The LSAT vs. the GRE: May They Both Lose
The monopoly that the LSAT has enjoyed for decades in law school admissions appears to be eroding. What does that mean for Native American law school aspirants, and for the law schools that desire to increase their number of Native students?
Up until yesterday, the fight to be able to use the GRE in law admissions instead of the LSAT had been led by the University of Arizona Law School, which had accepted a small number of students with GRE scores. A few other law schools had been studying the possibility, but no other law school joined Arizona until yesterday, when Harvard Law announced that they too would consider the GRE from applicants.
For the foreseeable future, the impact on law admissions will be symbolic only. Arizona and Harvard will each only accept a small number of applicants based upon their GRE scores, and until a few dozen more law schools join them, the total number of applicants affected may be a few hundred out of tens of thousands. So, while the current discussion may have substantial implications years down the road, today’s applicants will find this a niche play at best.
The LSAT vs. GRE discussion will likely generate more heat than light. Folks will look at their differences, which are worth noting:
- The LSAT is a pencil and paper test, while the GRE is delivered on computer;
- The LSAT is offered only 4 times per year, while the GRE is offered almost continuously throughout the year;
- ¾ of the LSAT’s bubble sections, generating its score, are verbal, and only ¼ (one section, informally called “Games”) involves some math-related sensibilities, while fully ½ of the GRE bubble sections are straightforward math, and 1/2 are verbal; and,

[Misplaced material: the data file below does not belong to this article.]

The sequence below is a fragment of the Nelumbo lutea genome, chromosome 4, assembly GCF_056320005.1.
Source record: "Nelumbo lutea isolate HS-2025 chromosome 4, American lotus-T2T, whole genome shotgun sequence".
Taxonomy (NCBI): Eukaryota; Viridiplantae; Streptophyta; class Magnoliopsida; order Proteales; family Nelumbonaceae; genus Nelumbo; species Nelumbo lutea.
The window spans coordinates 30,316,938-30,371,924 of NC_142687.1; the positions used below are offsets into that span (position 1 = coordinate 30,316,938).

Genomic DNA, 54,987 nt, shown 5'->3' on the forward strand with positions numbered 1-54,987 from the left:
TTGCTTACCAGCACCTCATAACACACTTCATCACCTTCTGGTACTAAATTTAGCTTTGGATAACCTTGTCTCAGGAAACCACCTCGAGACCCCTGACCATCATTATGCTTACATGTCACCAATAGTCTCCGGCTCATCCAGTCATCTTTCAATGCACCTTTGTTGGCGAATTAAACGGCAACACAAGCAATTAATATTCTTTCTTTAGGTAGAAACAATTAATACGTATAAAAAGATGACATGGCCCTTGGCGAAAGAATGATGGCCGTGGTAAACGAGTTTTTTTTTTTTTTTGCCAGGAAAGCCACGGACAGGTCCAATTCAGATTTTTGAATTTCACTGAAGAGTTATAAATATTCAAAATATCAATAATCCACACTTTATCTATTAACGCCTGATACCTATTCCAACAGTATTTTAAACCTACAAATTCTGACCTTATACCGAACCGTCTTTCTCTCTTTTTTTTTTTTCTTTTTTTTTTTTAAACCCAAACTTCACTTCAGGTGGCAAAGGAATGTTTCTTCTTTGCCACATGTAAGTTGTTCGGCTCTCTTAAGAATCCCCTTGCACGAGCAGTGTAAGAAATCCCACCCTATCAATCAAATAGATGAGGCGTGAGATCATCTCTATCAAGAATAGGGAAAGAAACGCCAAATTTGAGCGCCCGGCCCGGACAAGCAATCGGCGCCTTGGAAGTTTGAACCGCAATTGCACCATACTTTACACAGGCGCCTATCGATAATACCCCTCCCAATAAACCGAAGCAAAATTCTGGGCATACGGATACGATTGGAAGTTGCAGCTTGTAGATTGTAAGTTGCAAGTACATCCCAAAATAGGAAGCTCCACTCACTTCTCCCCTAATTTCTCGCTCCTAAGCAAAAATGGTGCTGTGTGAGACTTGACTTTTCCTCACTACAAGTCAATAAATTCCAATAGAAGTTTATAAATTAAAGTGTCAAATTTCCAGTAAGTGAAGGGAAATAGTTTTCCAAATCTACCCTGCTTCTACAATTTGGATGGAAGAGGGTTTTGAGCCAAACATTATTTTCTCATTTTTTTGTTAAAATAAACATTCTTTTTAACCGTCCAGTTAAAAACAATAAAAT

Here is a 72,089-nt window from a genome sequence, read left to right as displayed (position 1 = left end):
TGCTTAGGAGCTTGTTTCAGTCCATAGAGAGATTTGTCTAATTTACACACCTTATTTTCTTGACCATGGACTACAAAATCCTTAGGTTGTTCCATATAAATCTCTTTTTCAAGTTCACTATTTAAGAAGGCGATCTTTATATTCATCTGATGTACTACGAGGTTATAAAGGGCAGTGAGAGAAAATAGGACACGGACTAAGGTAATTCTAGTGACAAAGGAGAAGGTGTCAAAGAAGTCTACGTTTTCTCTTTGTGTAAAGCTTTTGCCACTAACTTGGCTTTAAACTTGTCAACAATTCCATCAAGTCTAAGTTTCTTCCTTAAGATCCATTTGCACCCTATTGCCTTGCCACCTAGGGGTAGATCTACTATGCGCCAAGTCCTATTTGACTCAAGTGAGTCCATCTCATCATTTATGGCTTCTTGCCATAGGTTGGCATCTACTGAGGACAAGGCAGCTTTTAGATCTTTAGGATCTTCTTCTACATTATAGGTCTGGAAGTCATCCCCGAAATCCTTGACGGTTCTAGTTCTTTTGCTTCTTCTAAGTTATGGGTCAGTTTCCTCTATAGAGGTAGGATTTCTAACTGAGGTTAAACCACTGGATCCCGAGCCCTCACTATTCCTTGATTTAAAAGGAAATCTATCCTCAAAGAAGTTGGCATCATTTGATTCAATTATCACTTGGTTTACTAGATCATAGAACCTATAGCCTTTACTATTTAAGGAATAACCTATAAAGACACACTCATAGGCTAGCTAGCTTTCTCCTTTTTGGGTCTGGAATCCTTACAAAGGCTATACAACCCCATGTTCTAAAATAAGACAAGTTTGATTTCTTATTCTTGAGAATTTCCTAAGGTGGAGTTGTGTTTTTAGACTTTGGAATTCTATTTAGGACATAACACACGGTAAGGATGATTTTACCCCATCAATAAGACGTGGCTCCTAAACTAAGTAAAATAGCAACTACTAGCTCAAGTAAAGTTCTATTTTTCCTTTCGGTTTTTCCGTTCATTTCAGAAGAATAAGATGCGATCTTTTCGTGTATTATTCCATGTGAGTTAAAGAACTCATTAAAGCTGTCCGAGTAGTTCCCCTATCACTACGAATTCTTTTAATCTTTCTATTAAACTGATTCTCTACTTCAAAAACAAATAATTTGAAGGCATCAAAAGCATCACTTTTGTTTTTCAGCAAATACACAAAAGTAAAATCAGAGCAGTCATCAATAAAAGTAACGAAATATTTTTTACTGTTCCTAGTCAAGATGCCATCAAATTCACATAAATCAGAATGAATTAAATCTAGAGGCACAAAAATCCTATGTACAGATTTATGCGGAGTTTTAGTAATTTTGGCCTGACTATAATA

- Under the current rules, a student must report an LSAT score to a law school if he/she has taken it, so only students who have taken the GRE and not the LSAT will have their GRE solely considered.
What most LSAT vs. GRE comparisons will miss are the profound and important ways that these two tests are similar, and both deeply problematic. Both are created by psychometricians using the same methods, so they share these significant characteristics:
- They both generate significantly disparate results by gender, race and ethnicity, with Native Americans, Latinos and African Americans scoring much lower on both, on average, than whites and Asian Americans, and females scoring lower than males;
- The foundation for these disparities could be revealed by item level data, which are statistics on individual test questions that test developers routinely refuse to release because they would expose the way that tests are designed to solidify and maintain those disparities;
- Scores for both are affected by inequitable access to high-quality, often expensive, test prep, with groups like Native Americans penalized because Native students often can’t afford to pay for test prep courses; and,
- What equity activists need to do is try to reduce, and even eliminate, the weight that any bubble test is given in any competitive admissions (or financial aid, etc.) decision.
While the last concept may seem fanciful in the law school admissions world, we now have many highly selective undergraduate schools, like Wake Forest, Wesleyan, Mount Holyoke, etc., that have years of successful experience with test-optional admissions policies that serve to reduce the bubble-test burden faced by URM students.
Any Native educators supporting either the LSAT or the GRE are, I contend, missing the forest for the trees. Bubble tests are designed in a way that Native students are placed at yet another disadvantage in admissions, and these tests should be made optional until they are eliminated entirely.
It should be noted that multistate bar scores will tend to correlate with LSAT (or GRE) scores, since all bubble tests have high correlations with other bubble tests. That’s not a reason to keep the LSAT; that’s a reason to make sure that all Native bar takers have the benefit of high-quality bar-prep courses to leverage their ability to get their best score on the multistate.
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